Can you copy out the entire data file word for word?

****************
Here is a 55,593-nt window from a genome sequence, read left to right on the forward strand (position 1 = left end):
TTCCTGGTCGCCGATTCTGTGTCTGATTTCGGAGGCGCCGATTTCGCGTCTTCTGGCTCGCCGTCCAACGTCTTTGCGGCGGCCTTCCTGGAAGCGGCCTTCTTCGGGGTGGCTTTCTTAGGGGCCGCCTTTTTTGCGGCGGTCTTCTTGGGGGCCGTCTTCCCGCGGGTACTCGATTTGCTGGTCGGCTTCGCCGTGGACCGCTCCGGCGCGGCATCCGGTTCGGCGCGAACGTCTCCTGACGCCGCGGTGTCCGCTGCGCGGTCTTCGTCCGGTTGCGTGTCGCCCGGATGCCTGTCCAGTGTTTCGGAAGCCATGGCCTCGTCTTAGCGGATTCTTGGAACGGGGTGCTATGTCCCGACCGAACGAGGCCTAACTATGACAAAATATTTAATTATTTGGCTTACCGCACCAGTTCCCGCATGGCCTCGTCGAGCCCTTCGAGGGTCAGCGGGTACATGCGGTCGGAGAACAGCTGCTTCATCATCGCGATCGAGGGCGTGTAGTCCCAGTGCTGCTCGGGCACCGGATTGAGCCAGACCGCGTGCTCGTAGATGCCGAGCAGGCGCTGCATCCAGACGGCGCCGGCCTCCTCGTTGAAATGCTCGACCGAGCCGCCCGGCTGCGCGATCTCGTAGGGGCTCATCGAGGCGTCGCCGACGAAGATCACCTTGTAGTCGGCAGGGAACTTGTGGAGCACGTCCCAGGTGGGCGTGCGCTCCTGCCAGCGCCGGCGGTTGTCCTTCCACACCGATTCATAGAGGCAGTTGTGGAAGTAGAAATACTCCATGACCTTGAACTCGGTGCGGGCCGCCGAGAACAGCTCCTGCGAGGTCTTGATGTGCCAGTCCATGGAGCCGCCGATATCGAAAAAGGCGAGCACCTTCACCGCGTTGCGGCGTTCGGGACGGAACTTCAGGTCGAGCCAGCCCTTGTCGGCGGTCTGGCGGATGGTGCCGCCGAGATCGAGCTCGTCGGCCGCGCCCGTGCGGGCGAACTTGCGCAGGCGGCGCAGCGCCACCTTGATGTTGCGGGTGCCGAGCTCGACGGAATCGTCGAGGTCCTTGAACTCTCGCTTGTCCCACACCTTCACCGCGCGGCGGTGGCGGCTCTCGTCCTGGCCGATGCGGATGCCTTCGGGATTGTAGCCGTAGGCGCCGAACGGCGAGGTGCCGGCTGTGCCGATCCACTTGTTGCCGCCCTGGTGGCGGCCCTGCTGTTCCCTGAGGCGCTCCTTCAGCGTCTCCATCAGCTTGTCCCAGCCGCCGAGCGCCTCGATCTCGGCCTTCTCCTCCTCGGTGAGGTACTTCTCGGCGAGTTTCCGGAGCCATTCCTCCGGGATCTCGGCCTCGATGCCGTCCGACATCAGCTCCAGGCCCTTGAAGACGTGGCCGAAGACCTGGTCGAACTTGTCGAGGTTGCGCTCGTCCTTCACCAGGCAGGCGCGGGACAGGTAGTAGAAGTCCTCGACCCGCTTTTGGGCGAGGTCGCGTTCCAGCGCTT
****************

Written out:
Here is a 55,593-nt window from a genome sequence, read left to right on the forward strand (position 1 = left end):
TTCCTGGTCGCCGATTCTGTGTCTGATTTCGGAGGCGCCGATTTCGCGTCTTCTGGCTCGCCGTCCAACGTCTTTGCGGCGGCCTTCCTGGAAGCGGCCTTCTTCGGGGTGGCTTTCTTAGGGGCCGCCTTTTTTGCGGCGGTCTTCTTGGGGGCCGTCTTCCCGCGGGTACTCGATTTGCTGGTCGGCTTCGCCGTGGACCGCTCCGGCGCGGCATCCGGTTCGGCGCGAACGTCTCCTGACGCCGCGGTGTCCGCTGCGCGGTCTTCGTCCGGTTGCGTGTCGCCCGGATGCCTGTCCAGTGTTTCGGAAGCCATGGCCTCGTCTTAGCGGATTCTTGGAACGGGGTGCTATGTCCCGACCGAACGAGGCCTAACTATGACAAAATATTTAATTATTTGGCTTACCGCACCAGTTCCCGCATGGCCTCGTCGAGCCCTTCGAGGGTCAGCGGGTACATGCGGTCGGAGAACAGCTGCTTCATCATCGCGATCGAGGGCGTGTAGTCCCAGTGCTGCTCGGGCACCGGATTGAGCCAGACCGCGTGCTCGTAGATGCCGAGCAGGCGCTGCATCCAGACGGCGCCGGCCTCCTCGTTGAAATGCTCGACCGAGCCGCCCGGCTGCGCGATCTCGTAGGGGCTCATCGAGGCGTCGCCGACGAAGATCACCTTGTAGTCGGCAGGGAACTTGTGGAGCACGTCCCAGGTGGGCGTGCGCTCCTGCCAGCGCCGGCGGTTGTCCTTCCACACCGATTCATAGAGGCAGTTGTGGAAGTAGAAATACTCCATGACCTTGAACTCGGTGCGGGCCGCCGAGAACAGCTCCTGCGAGGTCTTGATGTGCCAGTCCATGGAGCCGCCGATATCGAAAAAGGCGAGCACCTTCACCGCGTTGCGGCGTTCGGGACGGAACTTCAGGTCGAGCCAGCCCTTGTCGGCGGTCTGGCGGATGGTGCCGCCGAGATCGAGCTCGTCGGCCGCGCCCGTGCGGGCGAACTTGCGCAGGCGGCGCAGCGCCACCTTGATGTTGCGGGTGCCGAGCTCGACGGAATCGTCGAGGTCCTTGAACTCTCGCTTGTCCCACACCTTCACCGCGCGGCGGTGGCGGCTCTCGTCCTGGCCGATGCGGATGCCTTCGGGATTGTAGCCGTAGGCGCCGAACGGCGAGGTGCCGGCTGTGCCGATCCACTTGTTGCCGCCCTGGTGGCGGCCCTGCTGTTCCCTGAGGCGCTCCTTCAGCGTCTCCATCAGCTTGTCCCAGCCGCCGAGCGCCTCGATCTCGGCCTTCTCCTCCTCGGTGAGGTACTTCTCGGCGAGTTTCCGGAGCCATTCCTCCGGGATCTCGGCCTCGATGCCGTCCGACATCAGCTCCAGGCCCTTGAAGACGTGGCCGAAGACCTGGTCGAACTTGTCGAGGTTGCGCTCGTCCTTCACCAGGCAGGCGCGGGACAGGTAGTAGAAGTCCTCGACCCGCTTTTGGGCGAGGTCGCGTTCCAGCGCTT